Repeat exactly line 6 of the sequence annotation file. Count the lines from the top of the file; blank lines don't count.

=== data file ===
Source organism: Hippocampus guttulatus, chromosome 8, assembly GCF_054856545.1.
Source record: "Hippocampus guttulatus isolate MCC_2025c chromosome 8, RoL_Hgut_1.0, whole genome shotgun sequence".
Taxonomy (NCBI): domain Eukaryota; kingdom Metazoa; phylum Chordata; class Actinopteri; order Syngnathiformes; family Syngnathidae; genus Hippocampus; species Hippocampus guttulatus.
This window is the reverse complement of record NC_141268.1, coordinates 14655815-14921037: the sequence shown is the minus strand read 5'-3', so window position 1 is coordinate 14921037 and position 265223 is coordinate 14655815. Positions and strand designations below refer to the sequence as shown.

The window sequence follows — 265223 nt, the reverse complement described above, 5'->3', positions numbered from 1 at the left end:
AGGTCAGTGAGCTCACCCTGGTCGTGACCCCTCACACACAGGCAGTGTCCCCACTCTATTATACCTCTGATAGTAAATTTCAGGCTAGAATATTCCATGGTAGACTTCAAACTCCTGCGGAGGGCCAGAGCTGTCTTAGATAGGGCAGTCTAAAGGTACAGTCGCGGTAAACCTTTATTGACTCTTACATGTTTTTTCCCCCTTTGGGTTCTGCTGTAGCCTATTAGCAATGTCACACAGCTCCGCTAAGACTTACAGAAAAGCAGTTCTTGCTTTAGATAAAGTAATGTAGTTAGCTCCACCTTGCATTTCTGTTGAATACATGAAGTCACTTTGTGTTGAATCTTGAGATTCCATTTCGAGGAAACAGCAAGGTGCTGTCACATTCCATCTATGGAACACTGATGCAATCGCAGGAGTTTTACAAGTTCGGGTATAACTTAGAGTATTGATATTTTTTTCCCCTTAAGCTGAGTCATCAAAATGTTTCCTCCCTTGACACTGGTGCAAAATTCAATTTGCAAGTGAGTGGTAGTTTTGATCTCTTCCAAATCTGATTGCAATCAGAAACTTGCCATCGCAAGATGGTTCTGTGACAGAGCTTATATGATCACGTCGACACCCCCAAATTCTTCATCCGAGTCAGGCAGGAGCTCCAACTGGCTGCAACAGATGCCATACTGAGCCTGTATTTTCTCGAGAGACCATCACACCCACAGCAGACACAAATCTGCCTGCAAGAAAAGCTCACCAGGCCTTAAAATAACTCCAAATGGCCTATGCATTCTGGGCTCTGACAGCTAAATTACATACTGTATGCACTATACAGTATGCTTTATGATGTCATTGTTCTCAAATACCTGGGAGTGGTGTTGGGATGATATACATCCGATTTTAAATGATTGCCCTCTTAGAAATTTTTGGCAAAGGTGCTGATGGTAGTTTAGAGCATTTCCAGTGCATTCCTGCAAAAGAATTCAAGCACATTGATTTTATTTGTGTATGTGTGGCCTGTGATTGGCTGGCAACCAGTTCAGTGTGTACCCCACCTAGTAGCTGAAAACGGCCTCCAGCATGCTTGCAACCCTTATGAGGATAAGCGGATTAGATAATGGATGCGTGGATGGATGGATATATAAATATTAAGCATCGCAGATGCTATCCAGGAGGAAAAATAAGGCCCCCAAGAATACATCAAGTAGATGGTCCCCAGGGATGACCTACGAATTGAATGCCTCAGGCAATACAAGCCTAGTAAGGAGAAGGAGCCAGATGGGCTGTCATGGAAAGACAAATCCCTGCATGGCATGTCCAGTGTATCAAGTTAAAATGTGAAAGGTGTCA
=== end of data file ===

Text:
AGGTCAGTGAGCTCACCCTGGTCGTGACCCCTCACACACAGGCAGTGTCCCCACTCTATTATACCTCTGATAGTAAATTTCAGGCTAGAATATTCCATGGTAGACTTCAAACTCCTGCGGAGGGCCAGAGCTGTCTTAGATAGGGCAGTCTAAAGGTACAGTCGCGGTAAACCTTTATTGACTCTTACATGTTTTTTCCCCCTTTGGGTTCTGCTGTAGCCTATTAGCAATGTCACACAGCTCCGCTAAGACTTACAGAAAAGCAGTTCTTGCTTTAGATAAAGTAATGTAGTTAGCTCCACCTTGCATTTCTGTTGAATACATGAAGTCACTTTGTGTTGAATCTTGAGATTCCATTTCGAGGAAACAGCAAGGTGCTGTCACATTCCATCTATGGAACACTGATGCAATCGCAGGAGTTTTACAAGTTCGGGTATAACTTAGAGTATTGATATTTTTTTCCCCTTAAGCTGAGTCATCAAAATGTTTCCTCCCTTGACACTGGTGCAAAATTCAATTTGCAAGTGAGTGGTAGTTTTGATCTCTTCCAAATCTGATTGCAATCAGAAACTTGCCATCGCAAGATGGTTCTGTGACAGAGCTTATATGATCACGTCGACACCCCCAAATTCTTCATCCGAGTCAGGCAGGAGCTCCAACTGGCTGCAACAGATGCCATACTGAGCCTGTATTTTCTCGAGAGACCATCACACCCACAGCAGACACAAATCTGCCTGCAAGAAAAGCTCACCAGGCCTTAAAATAACTCCAAATGGCCTATGCATTCTGGGCTCTGACAGCTAAATTACATACTGTATGCACTATACAGTATGCTTTATGATGTCATTGTTCTCAAATACCTGGGAGTGGTGTTGGGATGATATACATCCGATTTTAAATGATTGCCCTCTTAGAAATTTTTGGCAAAGGTGCTGATGGTAGTTTAGAGCATTTCCAGTGCATTCCTGCAAAAGAATTCAAGCACATTGATTTTATTTGTGTATGTGTGGCCTGTGATTGGCTGGCAACCAGTTCAGTGTGTACCCCACCTAGTAGCTGAAAACGGCCTCCAGCATGCTTGCAACCCTTATGAGGATAAGCGGATTAGATAATGGATGCGTGGATGGATGGATATATAAATATTAAGCATCGCAGATGCTATCCAGGAGGAAAAATAAGGCCCCCAAGAATACATCAAGTAGATGGTCCCCAGGGATGACCTACGAATTGAATGCCTCAGGCAATACAAGCCTAGTAAGGAGAAGGAGCCAGATGGGCTGTCATGGAAAGACAAATCCCTGCATGGCATGTCCAGTGTATCAAGTTAAAATGTGAAAGGTGTCA